Egyptians approve constitutional changes, clearing way for elections

Egypt has zero recent history of democracy or diverse political parties. So, obviously, whatever groups are already the most organized will benefit the most from the early elections just approved. And what’s the most organized group in Egypt? The Muslim Brotherhood. What happens if the Muslim Brotherhood comes to dominate the democratically elected parliament after this summer’s elections and, therefore, gets to write the new Egyptian constitution?

/it could very well turn out to be “one man, one vote, one time

Impasse On The Ivory Coast

Here we have another example of where an election was held and the loser refuses to give up power peacefully.

African Presidents Urge Gbagbo to Resign

Three African heads of state are in Abidjan, on behalf of West African regional bloc ECOWAS, to urge incumbent Ivorian president, Laurent Gbagbo, to step down and bring a peaceful end to a violent, month-long, political power struggle.

It has now been a month since Ivory Coast’s November 28 presidential runoff that was meant to mark an end to more than a decade of internal division in the post-conflict country, but has instead led to a tense political showdown that the United Nations says has killed more than 170 people.

The presidents of Benin, Sierra Leone and Cape Verde are set to meet with incumbent president, Laurent Gbagbo, in Abidjan Tuesday to deliver an ECOWAS ultimatum: Gbagbo can step down peacefully or face removal by force.

. . .

The United Nations and much of the international community say challenger Alassane Ouattara won the presidential election.

. . .

Original electoral commission results said Ouattara won the poll with 54 percent of votes. The constitutional court, led by a Gbagbo ally, then annulled 10 percent of ballots as fraudulent and proclaimed Gbagbo the winner with 51 percent of votes.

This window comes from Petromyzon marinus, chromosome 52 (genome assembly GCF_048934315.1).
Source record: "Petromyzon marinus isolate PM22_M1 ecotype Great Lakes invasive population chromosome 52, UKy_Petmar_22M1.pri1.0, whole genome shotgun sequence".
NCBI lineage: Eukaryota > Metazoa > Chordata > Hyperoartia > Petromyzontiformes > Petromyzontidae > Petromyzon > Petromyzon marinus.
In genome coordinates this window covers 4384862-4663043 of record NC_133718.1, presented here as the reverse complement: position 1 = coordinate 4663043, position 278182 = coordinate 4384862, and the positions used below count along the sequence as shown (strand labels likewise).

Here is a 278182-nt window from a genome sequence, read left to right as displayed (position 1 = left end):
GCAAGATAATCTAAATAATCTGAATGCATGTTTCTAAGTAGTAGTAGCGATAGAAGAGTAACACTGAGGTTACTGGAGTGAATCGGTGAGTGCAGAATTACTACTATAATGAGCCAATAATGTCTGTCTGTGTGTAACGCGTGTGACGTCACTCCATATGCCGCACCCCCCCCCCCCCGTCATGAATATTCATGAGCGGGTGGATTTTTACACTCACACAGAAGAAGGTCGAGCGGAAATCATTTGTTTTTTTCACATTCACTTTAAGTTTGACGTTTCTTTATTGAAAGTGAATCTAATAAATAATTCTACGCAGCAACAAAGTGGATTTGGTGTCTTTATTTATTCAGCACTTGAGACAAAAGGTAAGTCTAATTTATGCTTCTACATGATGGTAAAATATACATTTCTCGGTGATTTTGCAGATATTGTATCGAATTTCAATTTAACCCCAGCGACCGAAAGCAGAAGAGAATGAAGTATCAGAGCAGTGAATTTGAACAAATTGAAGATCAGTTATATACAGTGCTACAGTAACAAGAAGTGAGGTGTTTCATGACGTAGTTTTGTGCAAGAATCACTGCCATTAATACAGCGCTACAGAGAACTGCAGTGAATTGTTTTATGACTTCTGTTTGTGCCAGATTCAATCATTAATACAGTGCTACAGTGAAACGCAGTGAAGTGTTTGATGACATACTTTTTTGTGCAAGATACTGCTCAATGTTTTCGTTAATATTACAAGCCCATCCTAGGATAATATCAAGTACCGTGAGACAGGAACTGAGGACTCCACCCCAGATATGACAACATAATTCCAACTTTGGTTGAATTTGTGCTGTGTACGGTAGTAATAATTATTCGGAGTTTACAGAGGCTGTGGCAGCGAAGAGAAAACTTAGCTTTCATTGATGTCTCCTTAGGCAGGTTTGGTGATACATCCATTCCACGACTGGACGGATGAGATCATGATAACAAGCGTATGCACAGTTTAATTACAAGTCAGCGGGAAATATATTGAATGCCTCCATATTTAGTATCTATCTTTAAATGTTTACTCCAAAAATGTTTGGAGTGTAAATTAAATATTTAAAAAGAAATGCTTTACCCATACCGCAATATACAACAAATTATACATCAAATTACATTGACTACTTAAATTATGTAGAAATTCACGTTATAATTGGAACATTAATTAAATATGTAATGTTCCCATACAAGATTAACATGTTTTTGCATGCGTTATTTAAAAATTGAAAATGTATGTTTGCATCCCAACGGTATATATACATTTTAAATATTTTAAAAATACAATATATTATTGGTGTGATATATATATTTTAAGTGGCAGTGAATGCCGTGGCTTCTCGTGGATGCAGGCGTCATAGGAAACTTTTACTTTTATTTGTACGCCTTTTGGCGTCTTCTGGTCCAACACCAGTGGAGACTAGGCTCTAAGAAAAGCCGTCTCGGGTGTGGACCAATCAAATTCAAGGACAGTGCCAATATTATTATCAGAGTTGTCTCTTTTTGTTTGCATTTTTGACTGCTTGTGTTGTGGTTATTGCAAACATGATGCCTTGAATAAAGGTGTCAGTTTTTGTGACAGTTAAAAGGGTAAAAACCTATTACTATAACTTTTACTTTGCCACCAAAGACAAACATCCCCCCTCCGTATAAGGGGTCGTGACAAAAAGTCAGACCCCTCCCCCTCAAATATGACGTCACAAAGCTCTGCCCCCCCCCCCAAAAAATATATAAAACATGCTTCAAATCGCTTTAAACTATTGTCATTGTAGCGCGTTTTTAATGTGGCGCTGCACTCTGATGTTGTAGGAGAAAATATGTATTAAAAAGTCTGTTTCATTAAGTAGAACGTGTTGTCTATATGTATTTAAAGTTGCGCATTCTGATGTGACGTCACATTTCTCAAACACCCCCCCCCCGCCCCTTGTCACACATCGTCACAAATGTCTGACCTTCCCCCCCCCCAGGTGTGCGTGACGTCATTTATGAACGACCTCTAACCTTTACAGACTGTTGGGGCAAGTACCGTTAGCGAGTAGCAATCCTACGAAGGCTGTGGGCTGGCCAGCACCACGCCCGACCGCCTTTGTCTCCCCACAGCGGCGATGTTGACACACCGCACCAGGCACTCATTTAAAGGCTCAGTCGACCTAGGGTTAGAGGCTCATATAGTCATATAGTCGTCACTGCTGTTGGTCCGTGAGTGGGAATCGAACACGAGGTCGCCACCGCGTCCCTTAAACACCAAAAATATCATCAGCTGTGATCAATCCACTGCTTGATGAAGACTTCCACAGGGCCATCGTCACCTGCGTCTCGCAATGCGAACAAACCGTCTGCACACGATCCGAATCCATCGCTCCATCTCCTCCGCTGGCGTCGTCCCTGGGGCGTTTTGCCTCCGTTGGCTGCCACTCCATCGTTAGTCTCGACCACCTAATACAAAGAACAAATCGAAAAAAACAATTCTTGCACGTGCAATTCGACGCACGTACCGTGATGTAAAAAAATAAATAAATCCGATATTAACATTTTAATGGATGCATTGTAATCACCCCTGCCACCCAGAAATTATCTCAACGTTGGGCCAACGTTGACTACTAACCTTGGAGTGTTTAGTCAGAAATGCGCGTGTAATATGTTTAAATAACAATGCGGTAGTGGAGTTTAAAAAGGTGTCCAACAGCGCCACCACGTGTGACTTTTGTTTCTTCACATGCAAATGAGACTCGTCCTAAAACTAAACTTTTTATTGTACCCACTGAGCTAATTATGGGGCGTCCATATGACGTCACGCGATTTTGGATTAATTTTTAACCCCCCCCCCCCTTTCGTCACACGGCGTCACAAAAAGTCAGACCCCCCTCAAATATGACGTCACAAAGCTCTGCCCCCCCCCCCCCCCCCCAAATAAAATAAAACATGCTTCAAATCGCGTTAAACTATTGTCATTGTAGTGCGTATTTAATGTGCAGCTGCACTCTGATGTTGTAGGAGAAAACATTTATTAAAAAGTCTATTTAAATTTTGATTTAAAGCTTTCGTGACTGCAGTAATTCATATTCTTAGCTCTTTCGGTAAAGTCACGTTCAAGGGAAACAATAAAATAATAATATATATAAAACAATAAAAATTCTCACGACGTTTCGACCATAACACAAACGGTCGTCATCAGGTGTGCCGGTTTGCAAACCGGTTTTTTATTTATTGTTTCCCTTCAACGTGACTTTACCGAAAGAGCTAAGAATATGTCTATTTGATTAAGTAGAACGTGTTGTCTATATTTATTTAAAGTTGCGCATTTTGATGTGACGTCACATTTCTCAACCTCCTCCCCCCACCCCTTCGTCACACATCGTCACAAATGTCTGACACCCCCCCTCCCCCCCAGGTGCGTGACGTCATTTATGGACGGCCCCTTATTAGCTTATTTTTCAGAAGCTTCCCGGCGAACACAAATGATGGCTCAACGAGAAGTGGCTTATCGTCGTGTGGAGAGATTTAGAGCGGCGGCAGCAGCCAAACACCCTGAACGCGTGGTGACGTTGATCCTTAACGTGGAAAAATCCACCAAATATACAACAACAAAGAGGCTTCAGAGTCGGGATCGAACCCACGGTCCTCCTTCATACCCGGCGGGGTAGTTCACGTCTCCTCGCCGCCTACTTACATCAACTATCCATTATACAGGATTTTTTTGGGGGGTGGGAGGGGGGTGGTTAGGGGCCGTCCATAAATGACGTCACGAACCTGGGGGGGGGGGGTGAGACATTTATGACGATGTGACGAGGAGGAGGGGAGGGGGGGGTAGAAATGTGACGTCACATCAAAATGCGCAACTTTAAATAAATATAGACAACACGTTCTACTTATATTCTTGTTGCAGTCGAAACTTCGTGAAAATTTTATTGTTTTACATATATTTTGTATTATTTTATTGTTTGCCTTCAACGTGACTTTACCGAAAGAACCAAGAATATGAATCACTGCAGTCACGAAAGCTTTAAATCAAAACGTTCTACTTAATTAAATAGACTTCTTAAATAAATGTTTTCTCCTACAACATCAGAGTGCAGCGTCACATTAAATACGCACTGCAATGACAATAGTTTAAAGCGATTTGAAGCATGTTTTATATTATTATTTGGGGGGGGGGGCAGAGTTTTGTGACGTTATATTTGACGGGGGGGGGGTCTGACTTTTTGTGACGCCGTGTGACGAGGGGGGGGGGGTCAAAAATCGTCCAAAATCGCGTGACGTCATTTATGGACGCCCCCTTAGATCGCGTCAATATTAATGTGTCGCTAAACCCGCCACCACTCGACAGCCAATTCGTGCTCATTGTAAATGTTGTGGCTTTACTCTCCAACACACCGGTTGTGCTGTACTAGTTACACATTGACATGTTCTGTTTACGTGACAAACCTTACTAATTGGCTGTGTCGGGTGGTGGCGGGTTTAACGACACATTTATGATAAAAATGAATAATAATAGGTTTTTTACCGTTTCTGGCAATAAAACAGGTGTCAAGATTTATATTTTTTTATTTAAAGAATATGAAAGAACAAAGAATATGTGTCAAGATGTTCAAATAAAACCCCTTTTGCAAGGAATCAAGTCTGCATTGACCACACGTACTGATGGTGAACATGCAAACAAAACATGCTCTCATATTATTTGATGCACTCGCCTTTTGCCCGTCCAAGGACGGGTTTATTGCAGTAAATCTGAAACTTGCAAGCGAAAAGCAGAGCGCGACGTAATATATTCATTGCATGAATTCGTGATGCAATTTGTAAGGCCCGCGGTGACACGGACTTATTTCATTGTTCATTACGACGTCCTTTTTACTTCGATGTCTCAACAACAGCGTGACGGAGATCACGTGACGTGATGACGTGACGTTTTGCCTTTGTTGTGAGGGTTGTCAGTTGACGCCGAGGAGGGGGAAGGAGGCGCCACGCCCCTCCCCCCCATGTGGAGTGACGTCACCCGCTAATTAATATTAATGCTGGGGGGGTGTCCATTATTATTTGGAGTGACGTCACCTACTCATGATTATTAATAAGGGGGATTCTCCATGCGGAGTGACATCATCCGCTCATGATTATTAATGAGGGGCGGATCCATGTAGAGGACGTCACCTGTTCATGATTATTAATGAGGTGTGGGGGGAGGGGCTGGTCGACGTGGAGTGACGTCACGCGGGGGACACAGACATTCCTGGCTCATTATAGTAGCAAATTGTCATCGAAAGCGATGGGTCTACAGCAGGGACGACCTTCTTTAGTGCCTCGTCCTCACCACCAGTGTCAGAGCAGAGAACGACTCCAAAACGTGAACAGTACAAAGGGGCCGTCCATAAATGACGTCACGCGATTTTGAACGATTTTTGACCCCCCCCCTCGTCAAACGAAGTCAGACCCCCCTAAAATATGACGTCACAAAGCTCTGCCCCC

. . .

ECOWAS has threatened a military intervention if Gbagbo refuses to step down, but some analysts doubt whether West African nations have the operational capability, manpower or political will for such an effort and worry that any attempt at a forceful removal could trigger open conflict.

Gbagbo has warned any attempt to remove him by force could reignite civil war.

See also:
African leaders meet with Gbagbo to deal with Ivory Coast crisis
Three West African presidents try to convince incumbent Ivorian President Laurent Gbagbo to step down
African Leaders Visit Ivory Coast to Pressure President Gbagbo to Quit
Ecowas pressures Gbagbo to step down, as refugees flee to Liberia
Ivory Coast’s incumbent president locked in crucial negotiations
Gbagbo defiant at African ultimatum
Ivory Coast Leader Insists He is Rightful President
News Analysis: Cote d’Ivoire at crossroads of war and peace
UN convoy attacked in Ivory Coast
UN says crowd attacked peacekeepers in Ivory Coast
Economic Community Of West African States (ECOWAS)
Cote d’Ivoire
Côte d’Ivoire

Judging by the mutually exclusive stances of the two sides, it sure doesn’t look like there’s going to be a peaceful transition of power here.

/I hope I’m wrong, but I predict there will be blood

The 2010 Aftermath

Not total victory, but all in all, it was a very good day for Republicans.

After GOP landslide of Election 2010, what next for Obama?

The Republican Party has swept the Democrats out of power in the House and gained seats in the Senate, sending a strong message of voter discontent to President Obama on the economy.

Republicans scored at least a 60-seat gain in the House, the biggest partisan shift since the Democrats lost 75 House seats in 1948. In the Senate, the Republicans fell short of the 10 they needed to take control, and failed to capture their most-hoped-for quarry: the seat of Senate majority leader Harry Reid (D) of Nevada, who defeated tea partyer Sharron Angle by five percentage points. It is the first time in 80 years that the House has changed hands without the Senate following.

The historic wave that makes Rep. John Boehner (R) of Ohio the expected next speaker of the House also hands Mr. Obama the biggest challenge of his political career. Suddenly, the president has no choice but to work toward his unfulfilled 2008 campaign promise of greater bipartisanship. The alternative is gridlock and the appearance of ineffectiveness. But if Obama concedes too much to the Republicans, he risks losing the support of his Democratic base when he runs for reelection in 2012, as expected.